BEIJING (AP) - China on Thursday ordained a new bishop in its state-approved Catholic church, a move that could aggravate efforts to improve relations with the Vatican.
Wang Renlei, vicar-general of the Xuzhou diocese in the eastern province of Jiangsu, was ordained in a ceremony that lasted for two hours and was attended by about 1,000 people, said Liu Bainian, deputy chairman of the government-backed Chinese Patriotic Catholic Association.
"The former Xuzhou bishop is over 90 years old. They need a new, younger bishop," Liu said in a telephone interview after the ordination was finished. "This is the holy order and shouldn't be disturbed."
China's ties with the Vatican were broken in 1951 after the communists took power.
One major stumbling block for the resumption of formal relations is a dispute over who has the power to appoint bishops. The Vatican has said it wants the final say on appointments but is willing to listen to China's opinion. Beijing, however, doesn't appear ready to give up control of the issue.
"It should not and will not hurt the relations between China and the Vatican," Liu said. "Wang's ordination has gone through all the proper processes. He is fully supported by the Xuzhou diocese. So he deserves it."
AsiaNews, a Vatican-affiliated news agency, said Xuzhou's current bishop, Qian Yurong, "is one of the few bishops of the official Church who has not sought reconciliation with the Pope and ... is well known for his pro-government positions."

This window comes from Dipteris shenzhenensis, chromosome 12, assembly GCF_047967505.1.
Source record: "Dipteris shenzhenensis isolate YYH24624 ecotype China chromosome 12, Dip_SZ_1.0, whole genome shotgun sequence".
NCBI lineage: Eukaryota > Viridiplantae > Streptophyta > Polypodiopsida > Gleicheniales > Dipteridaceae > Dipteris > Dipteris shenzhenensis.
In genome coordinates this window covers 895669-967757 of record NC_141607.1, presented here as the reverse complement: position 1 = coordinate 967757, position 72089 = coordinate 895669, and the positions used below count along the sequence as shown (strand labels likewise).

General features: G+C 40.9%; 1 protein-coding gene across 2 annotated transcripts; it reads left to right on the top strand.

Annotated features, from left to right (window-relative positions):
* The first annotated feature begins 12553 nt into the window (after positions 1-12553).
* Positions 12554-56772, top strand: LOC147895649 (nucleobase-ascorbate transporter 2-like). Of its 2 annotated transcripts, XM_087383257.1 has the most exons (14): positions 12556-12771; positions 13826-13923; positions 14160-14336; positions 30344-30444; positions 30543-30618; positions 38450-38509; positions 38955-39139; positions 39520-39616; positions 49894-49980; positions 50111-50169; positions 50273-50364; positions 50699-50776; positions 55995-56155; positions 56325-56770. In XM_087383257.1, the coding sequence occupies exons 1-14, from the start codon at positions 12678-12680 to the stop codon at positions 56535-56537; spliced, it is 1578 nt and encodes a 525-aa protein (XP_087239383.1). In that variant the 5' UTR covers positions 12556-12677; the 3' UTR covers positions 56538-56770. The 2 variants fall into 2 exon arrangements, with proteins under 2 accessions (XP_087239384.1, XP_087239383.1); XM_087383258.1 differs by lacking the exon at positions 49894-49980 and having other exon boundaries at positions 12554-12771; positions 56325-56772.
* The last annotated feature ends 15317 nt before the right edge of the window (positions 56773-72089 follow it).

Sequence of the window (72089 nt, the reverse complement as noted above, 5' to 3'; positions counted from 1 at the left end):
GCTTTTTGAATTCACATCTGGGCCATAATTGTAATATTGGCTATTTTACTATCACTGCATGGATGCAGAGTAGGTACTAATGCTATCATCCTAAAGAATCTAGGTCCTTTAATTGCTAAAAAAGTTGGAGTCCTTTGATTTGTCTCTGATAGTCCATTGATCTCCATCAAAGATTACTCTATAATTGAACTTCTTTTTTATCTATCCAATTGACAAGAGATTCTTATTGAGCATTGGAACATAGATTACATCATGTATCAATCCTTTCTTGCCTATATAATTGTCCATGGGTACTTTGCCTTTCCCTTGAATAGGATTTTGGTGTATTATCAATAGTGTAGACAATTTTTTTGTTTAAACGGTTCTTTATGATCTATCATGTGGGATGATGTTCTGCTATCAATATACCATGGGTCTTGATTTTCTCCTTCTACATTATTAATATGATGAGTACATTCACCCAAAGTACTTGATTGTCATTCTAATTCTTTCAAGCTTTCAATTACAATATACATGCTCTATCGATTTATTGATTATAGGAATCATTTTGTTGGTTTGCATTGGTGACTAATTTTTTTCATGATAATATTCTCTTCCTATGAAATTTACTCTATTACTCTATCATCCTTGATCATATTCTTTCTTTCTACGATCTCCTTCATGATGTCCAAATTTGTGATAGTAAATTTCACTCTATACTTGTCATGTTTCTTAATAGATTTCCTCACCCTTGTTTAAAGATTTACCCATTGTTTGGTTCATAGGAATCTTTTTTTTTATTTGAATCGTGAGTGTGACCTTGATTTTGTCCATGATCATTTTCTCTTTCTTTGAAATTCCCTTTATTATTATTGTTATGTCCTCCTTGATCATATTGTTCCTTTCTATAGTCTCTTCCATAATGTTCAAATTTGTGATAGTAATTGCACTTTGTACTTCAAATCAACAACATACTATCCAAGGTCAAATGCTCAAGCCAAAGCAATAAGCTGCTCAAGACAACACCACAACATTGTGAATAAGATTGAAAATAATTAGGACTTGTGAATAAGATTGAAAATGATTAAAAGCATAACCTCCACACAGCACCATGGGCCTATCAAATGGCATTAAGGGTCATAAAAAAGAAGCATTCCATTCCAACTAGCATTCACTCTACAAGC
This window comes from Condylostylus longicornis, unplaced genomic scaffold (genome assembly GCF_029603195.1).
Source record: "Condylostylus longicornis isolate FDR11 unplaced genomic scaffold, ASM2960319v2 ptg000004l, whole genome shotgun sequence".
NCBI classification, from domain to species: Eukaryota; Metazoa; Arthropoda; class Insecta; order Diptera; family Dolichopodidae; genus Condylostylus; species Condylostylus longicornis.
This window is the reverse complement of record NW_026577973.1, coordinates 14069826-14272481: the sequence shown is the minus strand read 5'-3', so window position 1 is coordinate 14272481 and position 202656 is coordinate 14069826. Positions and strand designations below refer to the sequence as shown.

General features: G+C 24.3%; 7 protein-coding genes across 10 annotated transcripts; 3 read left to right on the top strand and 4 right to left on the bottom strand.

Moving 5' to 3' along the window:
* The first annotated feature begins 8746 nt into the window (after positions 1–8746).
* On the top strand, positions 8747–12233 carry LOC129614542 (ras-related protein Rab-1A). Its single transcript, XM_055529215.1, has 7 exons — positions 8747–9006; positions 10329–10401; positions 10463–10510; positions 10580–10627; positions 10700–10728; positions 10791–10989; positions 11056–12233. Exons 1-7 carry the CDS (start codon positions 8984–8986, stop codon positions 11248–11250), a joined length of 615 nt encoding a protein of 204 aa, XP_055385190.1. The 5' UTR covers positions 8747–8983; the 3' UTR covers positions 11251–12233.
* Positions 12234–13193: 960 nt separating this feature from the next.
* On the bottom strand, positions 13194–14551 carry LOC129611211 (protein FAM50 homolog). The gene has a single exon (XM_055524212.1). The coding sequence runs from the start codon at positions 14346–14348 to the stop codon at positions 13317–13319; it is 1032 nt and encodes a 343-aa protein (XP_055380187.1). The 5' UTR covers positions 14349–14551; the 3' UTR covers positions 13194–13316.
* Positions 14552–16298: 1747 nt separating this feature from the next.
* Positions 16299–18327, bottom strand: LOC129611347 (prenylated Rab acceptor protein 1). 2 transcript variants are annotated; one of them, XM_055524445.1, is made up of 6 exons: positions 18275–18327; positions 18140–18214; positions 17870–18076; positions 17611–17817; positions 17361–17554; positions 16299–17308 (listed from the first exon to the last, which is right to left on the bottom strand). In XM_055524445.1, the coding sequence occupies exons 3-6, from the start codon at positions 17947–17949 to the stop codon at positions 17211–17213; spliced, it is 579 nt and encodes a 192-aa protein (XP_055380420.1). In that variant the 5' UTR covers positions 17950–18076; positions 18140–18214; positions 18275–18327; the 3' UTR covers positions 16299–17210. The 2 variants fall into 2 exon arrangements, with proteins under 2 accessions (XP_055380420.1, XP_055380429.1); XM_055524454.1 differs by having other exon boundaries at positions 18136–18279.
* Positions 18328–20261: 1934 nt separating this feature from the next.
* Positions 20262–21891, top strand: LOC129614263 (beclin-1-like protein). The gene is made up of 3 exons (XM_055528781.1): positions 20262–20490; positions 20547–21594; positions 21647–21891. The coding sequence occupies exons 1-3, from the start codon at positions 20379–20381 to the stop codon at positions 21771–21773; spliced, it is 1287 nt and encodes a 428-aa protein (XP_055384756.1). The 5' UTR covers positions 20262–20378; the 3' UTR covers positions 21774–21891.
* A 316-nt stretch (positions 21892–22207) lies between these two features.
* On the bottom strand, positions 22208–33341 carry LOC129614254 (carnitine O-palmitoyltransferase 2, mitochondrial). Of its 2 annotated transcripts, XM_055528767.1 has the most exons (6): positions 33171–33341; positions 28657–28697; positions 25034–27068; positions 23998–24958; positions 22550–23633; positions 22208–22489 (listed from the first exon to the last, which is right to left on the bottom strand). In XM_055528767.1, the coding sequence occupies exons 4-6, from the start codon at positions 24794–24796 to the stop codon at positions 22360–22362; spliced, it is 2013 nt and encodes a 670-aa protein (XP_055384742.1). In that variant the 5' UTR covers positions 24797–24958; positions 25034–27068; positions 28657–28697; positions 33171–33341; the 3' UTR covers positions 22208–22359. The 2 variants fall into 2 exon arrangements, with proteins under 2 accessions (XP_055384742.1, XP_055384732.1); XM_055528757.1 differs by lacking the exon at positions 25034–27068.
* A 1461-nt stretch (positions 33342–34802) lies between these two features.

Wang, 37, "was ordained to the priesthood in 1996 and is known as an easy-going person who is very timid toward the government," the agency said.
Relations between China and the Vatican have been further strained because the Holy See recognizes Taiwan, Beijing's rival. The communist mainland claims Taiwan as part of its territory and refuses to have relations with any nation that recognizes the self-governed island's popularly elected government.
Wang's ordination would be the third known one carried out this year by the Chinese Patriotic Catholic Association without approval of the Vatican.
The other appointments were Bishops Ma Yinglin in the southwestern city of Kunming and Liu Xinhong in Wuhu in the central province of Anhui.
China's government bars Catholics from having contact with the Vatican and allows worship only in government-monitored churches. Millions remain loyal to the pope and worship in secret, but priests and members of their congregations are frequently detained and harassed.
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